2/25/2010 EmployeeScreenIQ Names Industry Veteran as New National Accounts Manager

Karla Flinn joins background screening company, will focus on Enterprise-level accounts

Cleveland, OH (PRWEB) / February 25, 2010 – EmployeeScreenIQ, a global leader in the employment background screening industry, is pleased to announce the addition of Karla Flinn as its new National Accounts Manager.

Flinn has been in the employment screening field for over 10 years and has a proven track record in business development and implementation of employment background checks, substance abuse screening and on-boarding programs.  She has achieved numerous awards reflecting her successes in new business development and client retention, assisting clients with program transitions, and optimizing program designs to match the needs of prospective clients.

Her new responsibilities focus on driving revenue growth for the organization with enterprise-level accounts.

“We are thrilled to welcome Karla as a member of our team and know that her dedication and experience will allow her to flourish in this new role,” said Jason B. Morris, EmployeeScreenIQ president and chief operating officer.  “Her ability to develop lasting relationships with human resource professionals through a consultative approach makes Karla a perfect fit for our organization.”

“I am excited to become a member of the EmployeeScreenIQ team,” said Flinn, “and feel fortunate to be joining such a highly regarded company and contribute to its rapid growth.”

Massachusetts Data Security Law: Employers Take Note

Please note that the Massachusetts Data Security Regulations take affect on March 1, 2010.  This impacts all employers in the state that collect personal identifying information such as a person’s name and any or all of the following: Social Security Number, drivers license or state ID number, financial account or credit number.  Most employers gather at least a portion of this information during the on-boarding process and certainly need it if they conduct background checks.

In order to comply,  employers must have in place a written information security program (“WISP”) by 3/1/10.

View Press Release from MA Office of Consumer Affairs

Massachusetts Data Security Law: Employers Take Note

Please note that the Massachusetts Data Security Regulations take affect on March 1, 2010.  This impacts all employers in the state (whether they are based in the state or employ people there) that collect personal identifying information such as a person’s name and any or all of the following: Social Security Number, drivers license or state ID number, financial account or credit number.  Most employers gather at least a portion of this information during the on-boarding process and certainly need it if they conduct background checks.

In order to comply,  employers must have in place a written information security program (“WISP”) by 3/1/10.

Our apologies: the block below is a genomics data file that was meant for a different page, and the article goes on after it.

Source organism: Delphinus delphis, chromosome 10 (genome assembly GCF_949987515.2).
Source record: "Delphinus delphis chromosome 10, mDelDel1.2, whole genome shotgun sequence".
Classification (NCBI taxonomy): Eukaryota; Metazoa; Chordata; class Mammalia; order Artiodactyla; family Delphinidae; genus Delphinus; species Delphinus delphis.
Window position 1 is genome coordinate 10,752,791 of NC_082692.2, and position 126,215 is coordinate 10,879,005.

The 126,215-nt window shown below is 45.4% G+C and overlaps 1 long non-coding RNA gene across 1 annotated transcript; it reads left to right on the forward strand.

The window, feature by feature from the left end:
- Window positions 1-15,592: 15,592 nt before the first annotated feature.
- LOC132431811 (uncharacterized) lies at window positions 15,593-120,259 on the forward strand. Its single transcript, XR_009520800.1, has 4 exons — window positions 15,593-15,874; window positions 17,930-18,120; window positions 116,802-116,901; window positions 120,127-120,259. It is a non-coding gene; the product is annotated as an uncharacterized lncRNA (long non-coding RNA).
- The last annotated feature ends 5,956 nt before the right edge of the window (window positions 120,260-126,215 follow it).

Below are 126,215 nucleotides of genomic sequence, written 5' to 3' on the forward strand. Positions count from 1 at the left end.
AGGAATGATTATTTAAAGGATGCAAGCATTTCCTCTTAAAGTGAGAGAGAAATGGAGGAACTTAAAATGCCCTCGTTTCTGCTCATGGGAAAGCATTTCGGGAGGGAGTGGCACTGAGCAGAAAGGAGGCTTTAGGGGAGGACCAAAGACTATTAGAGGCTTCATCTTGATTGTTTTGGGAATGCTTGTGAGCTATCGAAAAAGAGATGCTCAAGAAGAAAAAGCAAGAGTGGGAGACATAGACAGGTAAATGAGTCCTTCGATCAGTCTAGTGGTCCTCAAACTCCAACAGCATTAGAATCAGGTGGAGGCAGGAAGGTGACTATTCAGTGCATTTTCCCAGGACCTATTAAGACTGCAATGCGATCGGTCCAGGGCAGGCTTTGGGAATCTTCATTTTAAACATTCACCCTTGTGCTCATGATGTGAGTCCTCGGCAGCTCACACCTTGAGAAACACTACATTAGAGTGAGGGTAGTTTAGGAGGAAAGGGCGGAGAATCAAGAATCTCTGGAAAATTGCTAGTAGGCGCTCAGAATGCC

View Press Release from MA Office of Consumer Affairs

Update:

According to Massachusetts attorney Michael S. Kraft, not only do organizations based in the state of Massachusetts need to draft a policy to protect personal information, but any business that has any employee or consumer customer located in Massachusetts.

I checked out his blog and also found other helpful advice for how employers can comply with these guidelines.

The new Massachusetts data security regulation goes into effect on Monday, March 1. If you have not yet begun to plan for the deadline, then likely either you are unaware of the requirements, or you are feeling overwhelmed by them. And who would blame you in light of the seemingly endless list of tasks:

  • Develop a written information security plan (WISP);
  • Identify all foreseeable risks in your organization by examining every nook and cranny where data enters, leaves or is stored;
  • Implement security policies and procedures and train your employees
  • Secure all paper and electronic records; provide encryption
  • Obtain written assurances from all vendors that they are compliant
  • Regularly monitor and review to insure compliance

You know that it is vitally important, both because it’s legally required and because it’s the right thing to do to protect your customers.  But where to begin? Do you need professional assistance – a lawyer or specialized IT firm to accomplish this task?  That really depends on the size and nature of your business, the data that requires protection and how much time and energy you are willing to devote to the process.  Many businesses are probably capable of accomplishing a lot on their own. For the most part, the regulation is a straightforward recitation of the tasks needed to comply. But is that the best use of your time? Noted author and business consultant Andy Birolwould caution business owners to judge very carefully those tasks that they choose to do by themselves and those that are properly delegated.

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NAPBS Launches Formal Accreditation Program

Kudos to the National Association of Professional Background Screners (NAPBS) for passing and launching the industries first accreditation program.  Since before I was Co-Chairman of NAPBS hundreds of people have put in thousands of tireless hours to get this program off the ground.  The Background Screening Credentialing Council (BSCC) was formed two years ago to take the hard work that was done previously and implement it into reality.  I couldn’t be more proud of my competitors being able to work together to finally get this done!  EmployeeScreenIQ is looking forward to the challenge of going through this process in the coming year!

napbsNew Accreditation Effort Introduces a Self-Regulating Program Poised to Change the Industry

MORRISVILLE, N.C., Feb. 24 /PRNewswire/ — The National Association of Professional Background Screeners (NAPBS®) announced today they will be launching the Background Screening Agency Accreditation Program (BSAAP), the first ever industry-specific background screening accreditation program at the opening ceremonies of the NAPBS 2010 Annual Conference on March 7th in San Antonio.